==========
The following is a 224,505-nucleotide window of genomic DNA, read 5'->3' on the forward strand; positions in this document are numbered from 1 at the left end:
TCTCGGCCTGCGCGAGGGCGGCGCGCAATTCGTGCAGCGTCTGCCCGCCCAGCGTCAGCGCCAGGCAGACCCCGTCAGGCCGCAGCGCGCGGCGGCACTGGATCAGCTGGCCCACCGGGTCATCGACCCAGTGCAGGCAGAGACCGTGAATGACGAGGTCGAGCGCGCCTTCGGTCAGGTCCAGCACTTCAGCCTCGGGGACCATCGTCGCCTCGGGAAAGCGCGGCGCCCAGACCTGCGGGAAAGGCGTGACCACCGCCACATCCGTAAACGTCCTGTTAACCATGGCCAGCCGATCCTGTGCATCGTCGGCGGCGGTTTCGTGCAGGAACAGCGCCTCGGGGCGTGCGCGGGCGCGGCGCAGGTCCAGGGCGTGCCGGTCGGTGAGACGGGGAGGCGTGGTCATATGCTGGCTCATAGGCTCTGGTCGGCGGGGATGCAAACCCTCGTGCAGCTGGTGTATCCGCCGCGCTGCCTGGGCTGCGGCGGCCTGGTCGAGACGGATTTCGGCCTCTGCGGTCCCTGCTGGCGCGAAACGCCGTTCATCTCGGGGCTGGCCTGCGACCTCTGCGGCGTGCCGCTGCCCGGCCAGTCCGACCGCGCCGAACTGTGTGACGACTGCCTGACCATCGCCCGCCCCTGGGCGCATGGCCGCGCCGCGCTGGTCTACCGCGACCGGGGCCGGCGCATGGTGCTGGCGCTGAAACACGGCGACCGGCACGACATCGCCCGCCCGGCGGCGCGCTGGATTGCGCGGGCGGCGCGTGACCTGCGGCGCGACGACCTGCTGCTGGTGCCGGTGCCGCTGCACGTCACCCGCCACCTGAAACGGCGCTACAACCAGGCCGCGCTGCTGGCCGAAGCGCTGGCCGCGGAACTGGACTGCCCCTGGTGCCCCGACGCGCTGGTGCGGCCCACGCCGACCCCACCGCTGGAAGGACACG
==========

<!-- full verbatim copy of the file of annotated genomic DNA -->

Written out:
The following is a 224,505-nucleotide window of genomic DNA, read 5'->3' on the forward strand; positions in this document are numbered from 1 at the left end:
TCTCGGCCTGCGCGAGGGCGGCGCGCAATTCGTGCAGCGTCTGCCCGCCCAGCGTCAGCGCCAGGCAGACCCCGTCAGGCCGCAGCGCGCGGCGGCACTGGATCAGCTGGCCCACCGGGTCATCGACCCAGTGCAGGCAGAGACCGTGAATGACGAGGTCGAGCGCGCCTTCGGTCAGGTCCAGCACTTCAGCCTCGGGGACCATCGTCGCCTCGGGAAAGCGCGGCGCCCAGACCTGCGGGAAAGGCGTGACCACCGCCACATCCGTAAACGTCCTGTTAACCATGGCCAGCCGATCCTGTGCATCGTCGGCGGCGGTTTCGTGCAGGAACAGCGCCTCGGGGCGTGCGCGGGCGCGGCGCAGGTCCAGGGCGTGCCGGTCGGTGAGACGGGGAGGCGTGGTCATATGCTGGCTCATAGGCTCTGGTCGGCGGGGATGCAAACCCTCGTGCAGCTGGTGTATCCGCCGCGCTGCCTGGGCTGCGGCGGCCTGGTCGAGACGGATTTCGGCCTCTGCGGTCCCTGCTGGCGCGAAACGCCGTTCATCTCGGGGCTGGCCTGCGACCTCTGCGGCGTGCCGCTGCCCGGCCAGTCCGACCGCGCCGAACTGTGTGACGACTGCCTGACCATCGCCCGCCCCTGGGCGCATGGCCGCGCCGCGCTGGTCTACCGCGACCGGGGCCGGCGCATGGTGCTGGCGCTGAAACACGGCGACCGGCACGACATCGCCCGCCCGGCGGCGCGCTGGATTGCGCGGGCGGCGCGTGACCTGCGGCGCGACGACCTGCTGCTGGTGCCGGTGCCGCTGCACGTCACCCGCCACCTGAAACGGCGCTACAACCAGGCCGCGCTGCTGGCCGAAGCGCTGGCCGCGGAACTGGACTGCCCCTGGTGCCCCGACGCGCTGGTGCGGCCCACGCCGACCCCACCGCTGGAAGGACACG